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Table 3 Core variables used in the Forest Structure Index and their recognized importance for biodiversity of forests

From: Quantifying forest structural diversity based on large-scale inventory data: a new approach to support biodiversity monitoring

Variable Aspect Author Explanation
DBHq (quadratic mean diameter of trees ≥ 7 cm at breast height) GS growing stock Spies and Franklin (1991); Uuttera et al. (1997); Acker et al. (1998); Ferreira and Prance (1999); Ziegler (2000); Tanabe et al. (2001) Common variable to describe stand structure; higher DBHq implies older and taller stands with high biomass, typical forest microclimate, and more presence of habitat attributes of mature forests
DBH sd (standard deviation of diameter at breast height of trees ≥ 7 cm) UA uneven-agedness Acker et al. (1998); Neumann and Starlinger (2001); McElhinny et al. (2006) High standard deviation of DBH implies a diverse stand structure with patches of different densities and tree dimensions; many niches are provided for different taxa; relates to canopy layering
Height sd (standard deviation of mean height of trees ≥ 7 cm DBH) VH vertical-heterogeneity MacArthur and MacArthur (1961); Sabatini et al. (2015); McElhinny et al. (2006) Standard deviation of stand height describes the vertical heterogeneity of stands directly; relates to canopy layering
Bark (index to describe diversity of bark types) BD bark diversity Gilmore (1985); Dickman (1991); Pearce (1996); Eyre and Smith (1997); McElhinny et al. (2006); Bhadra et al. (2008) Diversity of bark types (smooth, fissured, peeling, scaly, cracked, etc.) in forest stands implies a variety of habitats for many species to be found there (insects, fungi, yeasts, spiders, epiphytes). Tree diameter and bark-development phases are considered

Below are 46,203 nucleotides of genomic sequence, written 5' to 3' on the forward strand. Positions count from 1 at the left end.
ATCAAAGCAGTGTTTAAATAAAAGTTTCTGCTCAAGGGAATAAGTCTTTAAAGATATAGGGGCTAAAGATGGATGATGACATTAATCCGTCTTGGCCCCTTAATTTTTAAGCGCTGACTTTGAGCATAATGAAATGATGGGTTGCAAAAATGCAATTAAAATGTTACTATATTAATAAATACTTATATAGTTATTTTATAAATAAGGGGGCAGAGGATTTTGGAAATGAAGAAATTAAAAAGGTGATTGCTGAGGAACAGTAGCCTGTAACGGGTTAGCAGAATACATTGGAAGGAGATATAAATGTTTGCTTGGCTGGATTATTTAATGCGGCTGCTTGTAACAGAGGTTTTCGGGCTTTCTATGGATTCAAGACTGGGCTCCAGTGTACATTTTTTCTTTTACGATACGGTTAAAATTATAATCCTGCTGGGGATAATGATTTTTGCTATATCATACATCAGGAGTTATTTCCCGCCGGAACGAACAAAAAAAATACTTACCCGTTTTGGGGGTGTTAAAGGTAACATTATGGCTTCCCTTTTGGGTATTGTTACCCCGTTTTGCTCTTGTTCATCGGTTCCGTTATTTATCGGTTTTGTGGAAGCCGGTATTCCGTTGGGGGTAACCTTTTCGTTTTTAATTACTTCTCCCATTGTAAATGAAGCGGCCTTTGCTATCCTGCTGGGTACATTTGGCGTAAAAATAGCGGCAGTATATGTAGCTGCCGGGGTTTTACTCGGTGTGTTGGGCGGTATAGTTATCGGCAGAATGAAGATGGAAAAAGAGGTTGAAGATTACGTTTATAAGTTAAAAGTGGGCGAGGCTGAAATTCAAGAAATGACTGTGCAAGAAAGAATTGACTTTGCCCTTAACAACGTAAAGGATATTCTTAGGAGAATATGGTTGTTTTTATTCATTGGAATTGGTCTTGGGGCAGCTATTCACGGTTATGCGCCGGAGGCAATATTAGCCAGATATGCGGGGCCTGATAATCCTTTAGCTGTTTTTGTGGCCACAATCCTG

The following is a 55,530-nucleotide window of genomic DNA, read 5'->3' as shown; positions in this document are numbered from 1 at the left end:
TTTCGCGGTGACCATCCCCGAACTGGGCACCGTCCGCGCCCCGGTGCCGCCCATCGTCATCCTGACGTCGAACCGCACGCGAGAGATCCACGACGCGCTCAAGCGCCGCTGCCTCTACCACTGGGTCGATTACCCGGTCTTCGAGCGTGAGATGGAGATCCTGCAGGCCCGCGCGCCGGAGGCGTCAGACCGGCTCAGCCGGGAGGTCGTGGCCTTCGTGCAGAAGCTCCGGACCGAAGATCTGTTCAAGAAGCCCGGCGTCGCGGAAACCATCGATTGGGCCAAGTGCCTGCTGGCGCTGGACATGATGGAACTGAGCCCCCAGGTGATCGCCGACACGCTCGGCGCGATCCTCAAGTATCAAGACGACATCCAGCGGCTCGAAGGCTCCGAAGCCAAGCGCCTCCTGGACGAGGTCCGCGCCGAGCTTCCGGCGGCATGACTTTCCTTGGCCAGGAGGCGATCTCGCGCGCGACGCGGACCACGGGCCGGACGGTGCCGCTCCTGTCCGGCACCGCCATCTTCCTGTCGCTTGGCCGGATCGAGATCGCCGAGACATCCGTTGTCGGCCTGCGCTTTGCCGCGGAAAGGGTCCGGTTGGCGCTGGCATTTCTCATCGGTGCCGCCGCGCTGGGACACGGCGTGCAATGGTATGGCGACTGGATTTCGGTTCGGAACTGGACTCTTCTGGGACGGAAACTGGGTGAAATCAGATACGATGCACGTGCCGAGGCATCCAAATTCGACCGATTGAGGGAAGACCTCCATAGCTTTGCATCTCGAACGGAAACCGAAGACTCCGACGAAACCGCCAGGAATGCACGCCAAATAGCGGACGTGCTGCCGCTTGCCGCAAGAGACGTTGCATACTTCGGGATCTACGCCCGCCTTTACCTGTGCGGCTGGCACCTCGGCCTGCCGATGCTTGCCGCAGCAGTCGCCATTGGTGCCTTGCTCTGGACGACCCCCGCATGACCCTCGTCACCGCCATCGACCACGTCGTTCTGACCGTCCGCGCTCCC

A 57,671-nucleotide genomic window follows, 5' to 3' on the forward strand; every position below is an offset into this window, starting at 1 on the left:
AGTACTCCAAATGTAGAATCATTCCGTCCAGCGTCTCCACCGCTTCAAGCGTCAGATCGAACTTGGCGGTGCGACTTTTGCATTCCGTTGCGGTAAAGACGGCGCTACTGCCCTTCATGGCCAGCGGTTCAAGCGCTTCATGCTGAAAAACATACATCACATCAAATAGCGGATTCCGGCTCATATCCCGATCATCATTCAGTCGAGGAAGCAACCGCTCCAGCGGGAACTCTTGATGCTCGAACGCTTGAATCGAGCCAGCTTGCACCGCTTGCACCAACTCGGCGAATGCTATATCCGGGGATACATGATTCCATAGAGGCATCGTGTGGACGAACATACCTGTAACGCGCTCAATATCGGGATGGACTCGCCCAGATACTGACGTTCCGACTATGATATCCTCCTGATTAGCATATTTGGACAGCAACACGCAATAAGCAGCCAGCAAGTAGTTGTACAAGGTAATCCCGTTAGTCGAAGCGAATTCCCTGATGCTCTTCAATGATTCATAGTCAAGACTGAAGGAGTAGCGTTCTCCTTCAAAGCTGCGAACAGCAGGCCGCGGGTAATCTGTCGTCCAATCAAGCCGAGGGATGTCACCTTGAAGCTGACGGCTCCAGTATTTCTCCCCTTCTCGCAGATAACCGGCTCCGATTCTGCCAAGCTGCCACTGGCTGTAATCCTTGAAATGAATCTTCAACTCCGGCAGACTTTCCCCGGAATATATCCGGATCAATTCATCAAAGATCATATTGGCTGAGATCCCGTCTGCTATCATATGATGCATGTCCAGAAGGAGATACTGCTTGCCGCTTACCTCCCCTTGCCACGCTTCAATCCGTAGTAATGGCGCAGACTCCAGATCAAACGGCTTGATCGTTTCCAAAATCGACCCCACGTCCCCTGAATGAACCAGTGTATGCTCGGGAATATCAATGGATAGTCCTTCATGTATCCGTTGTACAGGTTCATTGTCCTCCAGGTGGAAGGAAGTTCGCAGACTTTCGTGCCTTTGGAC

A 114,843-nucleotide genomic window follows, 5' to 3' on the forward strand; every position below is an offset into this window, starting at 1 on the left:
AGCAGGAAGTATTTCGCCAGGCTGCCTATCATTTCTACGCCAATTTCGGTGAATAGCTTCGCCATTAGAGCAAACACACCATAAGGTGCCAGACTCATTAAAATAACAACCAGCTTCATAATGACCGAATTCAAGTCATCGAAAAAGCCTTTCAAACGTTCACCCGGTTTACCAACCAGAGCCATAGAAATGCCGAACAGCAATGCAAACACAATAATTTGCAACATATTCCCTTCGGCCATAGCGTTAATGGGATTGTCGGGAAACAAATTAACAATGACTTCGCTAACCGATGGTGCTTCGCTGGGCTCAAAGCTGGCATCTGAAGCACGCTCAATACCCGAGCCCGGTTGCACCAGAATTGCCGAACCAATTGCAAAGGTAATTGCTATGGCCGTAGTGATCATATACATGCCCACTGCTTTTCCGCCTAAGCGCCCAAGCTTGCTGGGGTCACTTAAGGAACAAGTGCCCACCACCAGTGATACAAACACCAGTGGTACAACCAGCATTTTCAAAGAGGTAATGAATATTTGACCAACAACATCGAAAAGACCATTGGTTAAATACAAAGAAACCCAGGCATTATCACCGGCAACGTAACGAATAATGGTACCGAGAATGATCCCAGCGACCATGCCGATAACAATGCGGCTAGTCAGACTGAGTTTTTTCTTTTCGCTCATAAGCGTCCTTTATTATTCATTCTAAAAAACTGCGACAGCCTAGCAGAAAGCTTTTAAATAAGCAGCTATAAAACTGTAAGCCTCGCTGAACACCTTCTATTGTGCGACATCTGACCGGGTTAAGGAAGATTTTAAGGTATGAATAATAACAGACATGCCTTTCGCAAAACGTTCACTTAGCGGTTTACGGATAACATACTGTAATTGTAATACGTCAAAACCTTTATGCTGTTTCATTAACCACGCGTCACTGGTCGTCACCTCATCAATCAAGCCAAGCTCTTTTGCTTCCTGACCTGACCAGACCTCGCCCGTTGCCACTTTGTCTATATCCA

Flower-diversity (diversity of fruiting and flowering trees) FD Flower diversity Kavanagh (1987); Andrews et al. (1994); Smith et al. (1994); Soderquist and MacNally (2000); Herrera et al. (2001); Singh and Kushwaha (2005) Food source for nectarivorous and frugivorous species (mainly insects, bats and birds)
VolTrees40 (volume per hectare of trees with a DBH ≥ 40 cm) LLT Large living trees Spies and Franklin (1991); Tyrrell and Crow (1994); Koop et al. (1995); Acker et al. (1998); Van Den Meersschaut and Vandekerkhove (2000); Ziegler (2000); Larrieu and Cabanettes (2012) Large trees have a special function as habitat or source of food for many taxa; they have a greater probability to provide microhabitat structures such as hollows, crown dead wood, etc.
N DC (number of decay classes) DW DC deadwood decay classes Lassauce et al. (2011); Blaser et al. (2013); Lachat et al. (2013); Dittrich et al. (2014) Important for many taxonomic groups; many decay classes indicate a continuous recruitment of deadwood; indicator for natural forest conditions
Deadwood st mean DBH (mean DBH of standing deadwood) DW s standing deadwood Drapeau et al. (2009); Rondeux and Sanchez (2010); Lassauce et al. (2011); Verkerk et al. (2011); Lachat et al. (2013) Important structural element for many taxa of xylobiotic species (habitat and food source); more suitable than volume/ha because of strong extrapolation effects when sampled on small plots; stumps are excluded from the calculation
Deadwood d average mean diameter (average mean diameter of downed deadwood) DW d downed deadwood Drapeau et al. (2009); Rondeux and Sanchez (2010); Brin et al. (2011); Lassauce et al. (2011); Verkerk et al. (2011); Lachat et al. (2013); Kappes and Topp (2004) Important structural element for many taxa of xylobiotic species (habitat, food source, regeneration niche); surrogate for deadwood types and N/ha of dead wood pieces, justified by level of correlation and better distribution
SR (richness of tree species with DBH ≥ 7 cm) CH compositional heterogeneity Lähde et al. (1994); Maltamo (1997); Uuttera et al. (1997); Tilman (1999); Van Den Meersschaut and Vandekerkhove (2000); Uuttera et al. (2000); Sullivan et al. (2001); Pretzsch (2003); Pretzsch (2005) Species richness of trees with DBH ≥ 7 cm is important for diversity of dependent species, in particular host-specific herbivores, detritivores, symbionts and pathogens
SR Reg (species richness of regeneration (DBH < 7 cm)) REG regeneration Mosimann et al. (1987); Du Bus de Warnaffe and Deconchat (2008); Müller et al. (2008) Important for many taxa like insects, mammals and birds; high SR Reg leads to more diverse future stand conditions